Canadian Underwriter

Climate Change Gives Insurers “an Opportunity to Serve”: Kovacs

March 25, 2010   by Terri Goveia

Print this page

Climate change should be part of insurers’ corporate strategies and their larger leadership efforts, according to the head of the Institute for Catastrophic Loss Reduction.

Industry members have specific skills that make them natural leaders on climate change, Paul Kovacs told the International Cooperative and Mutual Insurance Federation 2009 Biennial Conference in Toronto.  With rising global population and dangerous levels of greenhouse gas emission challenging the planet and policyholders, Kovacs laid out a three-point plan for industry members during his October 1 speech, urging them to adopt a strategy to reduce their carbon footprint and ensure that their policyholders had access to affordable property coverage. The third element: finding ways to offer “micro-insurance” against climate risk to global markets currently lacking such protection.

Companies could do more on the first element of the plan by recycling, reducing paper and using energy-efficient lighting, heating and cooling, and setting goals on their use, he suggested. They should also adopt sustainability practices that extend to their business and investment strategies as well as governance, he said.

But insurers’ risk management skills are a crucial tool going forward—“The skills present in the insurance industry are ideal for helping society cope with the increasing frequency and severity of extreme events,” Kovacs said, noting that insurers should further develop their knowledge of weather trends to price and assume new risks, as well as those related to green products like wind turbines and zero-emission vehicles.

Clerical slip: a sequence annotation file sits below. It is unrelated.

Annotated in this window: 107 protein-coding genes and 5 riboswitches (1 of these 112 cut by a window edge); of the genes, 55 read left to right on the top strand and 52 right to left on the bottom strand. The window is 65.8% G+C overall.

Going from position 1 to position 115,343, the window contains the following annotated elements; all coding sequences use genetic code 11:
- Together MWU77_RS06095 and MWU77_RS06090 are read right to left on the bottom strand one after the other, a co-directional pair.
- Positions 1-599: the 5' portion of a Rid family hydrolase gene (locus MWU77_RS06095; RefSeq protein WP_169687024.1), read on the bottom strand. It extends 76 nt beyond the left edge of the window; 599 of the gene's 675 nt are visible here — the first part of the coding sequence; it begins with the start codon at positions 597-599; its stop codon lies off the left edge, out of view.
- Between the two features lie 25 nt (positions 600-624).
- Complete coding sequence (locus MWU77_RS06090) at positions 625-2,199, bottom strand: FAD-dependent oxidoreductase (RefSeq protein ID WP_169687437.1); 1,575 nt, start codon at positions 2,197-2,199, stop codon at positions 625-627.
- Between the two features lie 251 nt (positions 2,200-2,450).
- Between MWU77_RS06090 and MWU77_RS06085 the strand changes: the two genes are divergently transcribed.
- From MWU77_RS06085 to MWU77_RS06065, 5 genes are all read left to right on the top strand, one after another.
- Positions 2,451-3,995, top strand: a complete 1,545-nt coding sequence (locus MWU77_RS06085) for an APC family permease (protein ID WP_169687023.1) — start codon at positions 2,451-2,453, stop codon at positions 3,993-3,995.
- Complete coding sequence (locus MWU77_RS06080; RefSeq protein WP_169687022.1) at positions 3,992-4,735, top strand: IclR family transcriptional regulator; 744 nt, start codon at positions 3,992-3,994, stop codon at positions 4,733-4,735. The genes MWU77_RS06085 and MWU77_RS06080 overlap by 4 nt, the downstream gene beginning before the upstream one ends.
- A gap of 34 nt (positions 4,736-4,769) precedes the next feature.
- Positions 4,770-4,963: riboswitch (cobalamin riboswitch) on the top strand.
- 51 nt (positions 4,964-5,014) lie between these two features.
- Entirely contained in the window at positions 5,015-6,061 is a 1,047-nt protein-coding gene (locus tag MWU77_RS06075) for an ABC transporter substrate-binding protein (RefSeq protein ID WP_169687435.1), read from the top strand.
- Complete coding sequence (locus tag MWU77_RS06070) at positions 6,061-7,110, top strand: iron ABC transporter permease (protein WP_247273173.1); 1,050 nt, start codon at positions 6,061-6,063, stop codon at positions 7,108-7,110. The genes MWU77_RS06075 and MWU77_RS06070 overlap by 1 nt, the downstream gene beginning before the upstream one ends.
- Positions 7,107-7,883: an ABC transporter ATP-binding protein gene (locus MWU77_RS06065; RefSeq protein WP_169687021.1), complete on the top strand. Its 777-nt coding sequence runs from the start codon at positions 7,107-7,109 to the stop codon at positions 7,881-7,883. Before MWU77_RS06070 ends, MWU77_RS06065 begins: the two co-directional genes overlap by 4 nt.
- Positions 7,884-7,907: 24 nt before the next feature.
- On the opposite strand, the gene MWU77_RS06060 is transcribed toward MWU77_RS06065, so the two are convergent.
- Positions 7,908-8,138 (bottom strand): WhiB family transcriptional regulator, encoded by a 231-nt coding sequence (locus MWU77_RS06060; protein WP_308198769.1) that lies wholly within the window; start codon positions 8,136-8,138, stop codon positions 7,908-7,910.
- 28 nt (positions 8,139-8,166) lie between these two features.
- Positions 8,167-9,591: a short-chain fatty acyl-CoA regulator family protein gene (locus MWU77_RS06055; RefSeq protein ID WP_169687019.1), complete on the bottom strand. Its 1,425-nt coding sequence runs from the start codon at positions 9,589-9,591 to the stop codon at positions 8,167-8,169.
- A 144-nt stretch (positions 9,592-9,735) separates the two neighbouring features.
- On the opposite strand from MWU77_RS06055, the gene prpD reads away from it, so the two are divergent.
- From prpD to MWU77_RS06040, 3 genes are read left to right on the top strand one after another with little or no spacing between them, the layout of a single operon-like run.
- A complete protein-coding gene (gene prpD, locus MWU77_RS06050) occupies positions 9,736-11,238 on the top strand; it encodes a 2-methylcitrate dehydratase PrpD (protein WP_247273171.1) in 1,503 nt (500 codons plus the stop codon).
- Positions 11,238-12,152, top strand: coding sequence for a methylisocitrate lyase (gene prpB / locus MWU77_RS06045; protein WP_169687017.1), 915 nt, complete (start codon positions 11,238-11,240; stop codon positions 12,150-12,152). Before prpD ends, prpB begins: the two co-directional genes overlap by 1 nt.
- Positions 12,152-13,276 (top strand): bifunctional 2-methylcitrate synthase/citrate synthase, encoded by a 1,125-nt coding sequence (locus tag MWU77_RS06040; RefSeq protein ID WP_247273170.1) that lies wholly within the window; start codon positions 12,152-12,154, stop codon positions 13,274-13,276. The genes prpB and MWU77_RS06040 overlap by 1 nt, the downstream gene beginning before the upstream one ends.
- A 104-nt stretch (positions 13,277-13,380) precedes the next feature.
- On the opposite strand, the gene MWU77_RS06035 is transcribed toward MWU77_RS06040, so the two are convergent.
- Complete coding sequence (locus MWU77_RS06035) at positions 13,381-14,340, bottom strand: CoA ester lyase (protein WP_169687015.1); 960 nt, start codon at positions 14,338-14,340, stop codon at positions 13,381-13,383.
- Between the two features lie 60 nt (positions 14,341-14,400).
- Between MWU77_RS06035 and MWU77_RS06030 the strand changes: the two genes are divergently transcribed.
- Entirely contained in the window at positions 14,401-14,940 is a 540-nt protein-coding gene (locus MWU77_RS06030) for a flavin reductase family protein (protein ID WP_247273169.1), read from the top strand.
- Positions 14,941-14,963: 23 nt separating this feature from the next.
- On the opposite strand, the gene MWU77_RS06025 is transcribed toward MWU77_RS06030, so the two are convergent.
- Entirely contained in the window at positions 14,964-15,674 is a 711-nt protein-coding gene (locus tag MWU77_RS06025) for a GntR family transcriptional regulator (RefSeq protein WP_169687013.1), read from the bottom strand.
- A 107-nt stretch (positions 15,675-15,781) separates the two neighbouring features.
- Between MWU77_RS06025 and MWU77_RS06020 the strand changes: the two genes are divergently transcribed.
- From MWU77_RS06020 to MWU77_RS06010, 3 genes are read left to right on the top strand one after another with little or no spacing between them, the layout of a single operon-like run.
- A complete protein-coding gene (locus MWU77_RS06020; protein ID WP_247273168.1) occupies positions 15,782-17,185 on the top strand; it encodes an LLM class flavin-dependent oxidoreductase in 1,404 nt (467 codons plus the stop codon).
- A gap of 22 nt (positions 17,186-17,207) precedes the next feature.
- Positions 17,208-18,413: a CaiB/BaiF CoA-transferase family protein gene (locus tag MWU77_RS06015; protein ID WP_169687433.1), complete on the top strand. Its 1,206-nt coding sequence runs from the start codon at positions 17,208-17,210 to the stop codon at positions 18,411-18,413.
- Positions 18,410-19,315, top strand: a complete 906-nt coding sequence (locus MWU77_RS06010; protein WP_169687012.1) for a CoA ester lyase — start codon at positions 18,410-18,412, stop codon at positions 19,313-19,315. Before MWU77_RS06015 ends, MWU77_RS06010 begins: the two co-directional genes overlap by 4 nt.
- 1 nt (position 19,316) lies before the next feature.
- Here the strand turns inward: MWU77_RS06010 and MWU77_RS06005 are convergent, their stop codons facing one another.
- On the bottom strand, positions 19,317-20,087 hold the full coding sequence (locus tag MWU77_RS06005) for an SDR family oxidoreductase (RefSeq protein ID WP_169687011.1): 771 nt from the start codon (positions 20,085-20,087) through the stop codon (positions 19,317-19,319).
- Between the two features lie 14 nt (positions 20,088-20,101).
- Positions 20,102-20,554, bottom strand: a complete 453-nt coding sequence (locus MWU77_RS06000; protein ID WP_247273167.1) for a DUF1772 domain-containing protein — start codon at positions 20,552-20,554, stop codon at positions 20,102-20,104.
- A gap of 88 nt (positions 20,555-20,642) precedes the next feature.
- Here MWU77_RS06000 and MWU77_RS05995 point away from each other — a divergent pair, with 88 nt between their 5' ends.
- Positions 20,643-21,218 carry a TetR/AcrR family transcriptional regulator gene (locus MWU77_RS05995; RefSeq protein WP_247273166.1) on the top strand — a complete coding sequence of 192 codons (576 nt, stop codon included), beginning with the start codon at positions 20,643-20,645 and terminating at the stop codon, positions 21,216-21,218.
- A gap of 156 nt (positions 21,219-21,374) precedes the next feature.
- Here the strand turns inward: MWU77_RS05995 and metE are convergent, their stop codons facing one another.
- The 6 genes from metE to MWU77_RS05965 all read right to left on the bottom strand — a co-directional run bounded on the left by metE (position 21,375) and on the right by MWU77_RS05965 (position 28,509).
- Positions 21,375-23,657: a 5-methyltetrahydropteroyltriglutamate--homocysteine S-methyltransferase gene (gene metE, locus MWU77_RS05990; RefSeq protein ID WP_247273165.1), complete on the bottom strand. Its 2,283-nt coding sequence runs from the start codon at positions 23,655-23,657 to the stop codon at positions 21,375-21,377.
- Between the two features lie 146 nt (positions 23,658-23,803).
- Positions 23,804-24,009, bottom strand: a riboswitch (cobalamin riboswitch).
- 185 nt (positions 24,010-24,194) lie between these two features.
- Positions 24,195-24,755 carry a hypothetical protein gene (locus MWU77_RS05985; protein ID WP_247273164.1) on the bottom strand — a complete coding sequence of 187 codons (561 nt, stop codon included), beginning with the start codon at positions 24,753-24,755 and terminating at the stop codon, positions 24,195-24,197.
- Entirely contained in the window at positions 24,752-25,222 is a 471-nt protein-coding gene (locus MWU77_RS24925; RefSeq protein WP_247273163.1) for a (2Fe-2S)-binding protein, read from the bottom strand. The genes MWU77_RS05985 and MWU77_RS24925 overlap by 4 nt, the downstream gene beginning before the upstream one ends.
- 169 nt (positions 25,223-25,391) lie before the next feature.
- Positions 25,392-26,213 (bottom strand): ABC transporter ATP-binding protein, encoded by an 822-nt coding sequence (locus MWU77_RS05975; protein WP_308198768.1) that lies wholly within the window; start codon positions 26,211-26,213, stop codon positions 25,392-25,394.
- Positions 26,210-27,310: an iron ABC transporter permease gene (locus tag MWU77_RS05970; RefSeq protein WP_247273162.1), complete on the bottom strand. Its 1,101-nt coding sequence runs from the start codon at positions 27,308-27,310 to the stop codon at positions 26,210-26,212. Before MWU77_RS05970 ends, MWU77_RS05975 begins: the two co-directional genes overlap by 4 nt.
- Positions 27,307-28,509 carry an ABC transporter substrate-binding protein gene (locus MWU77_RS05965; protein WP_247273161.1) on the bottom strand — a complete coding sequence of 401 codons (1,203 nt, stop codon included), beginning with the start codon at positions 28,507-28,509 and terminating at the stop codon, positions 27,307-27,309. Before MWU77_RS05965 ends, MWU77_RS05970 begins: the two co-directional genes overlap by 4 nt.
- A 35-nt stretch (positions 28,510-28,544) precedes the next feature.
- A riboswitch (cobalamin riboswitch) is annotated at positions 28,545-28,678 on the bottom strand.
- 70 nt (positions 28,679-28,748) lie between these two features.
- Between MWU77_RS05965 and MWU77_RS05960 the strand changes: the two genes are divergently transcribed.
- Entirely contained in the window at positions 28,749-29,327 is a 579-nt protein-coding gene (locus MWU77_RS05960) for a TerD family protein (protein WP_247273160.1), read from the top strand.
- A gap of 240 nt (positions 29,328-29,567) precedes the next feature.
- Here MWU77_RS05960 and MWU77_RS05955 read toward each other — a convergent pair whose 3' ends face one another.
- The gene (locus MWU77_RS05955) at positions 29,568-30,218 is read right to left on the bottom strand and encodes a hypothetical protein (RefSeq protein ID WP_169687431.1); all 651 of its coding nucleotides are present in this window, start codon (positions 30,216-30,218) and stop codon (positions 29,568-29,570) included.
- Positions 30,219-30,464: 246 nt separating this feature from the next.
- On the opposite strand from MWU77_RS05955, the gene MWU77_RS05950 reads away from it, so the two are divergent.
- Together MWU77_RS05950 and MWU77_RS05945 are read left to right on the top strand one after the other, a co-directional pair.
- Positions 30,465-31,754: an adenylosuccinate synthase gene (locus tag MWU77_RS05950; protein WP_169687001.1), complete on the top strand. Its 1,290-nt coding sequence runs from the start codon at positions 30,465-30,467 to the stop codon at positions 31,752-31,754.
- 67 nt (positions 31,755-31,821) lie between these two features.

Emerging climate risks also offer insurers an opportunity to teach policyholders about loss control and prevention, he said.

And it also offers them a chance to bring insurance to developing countries that are often most affected by climate change-related disasters. “The early micro-credit and micro-insurance experience demonstrates that local cooperatives and mutual societies are often essential for the initiatives to succeed,” he said.

Kovacs also addressed disasters closing to home, referencing the recent August 2009 tornadoes in the Toronto region, and the work the ICLR has done on wind research and building resilience. Over the past 20 years, more than 70% of catastrophic damage claims paid out by North American insurers stemmed from severe wind events, he said.

He urged the attendees to work with the ICMIF to promote sustainability in their own actions, noting that “climate change represents a remarkable opportunity for insurers to serve.”

This story was originally published by Canadian Insurance Top Broker.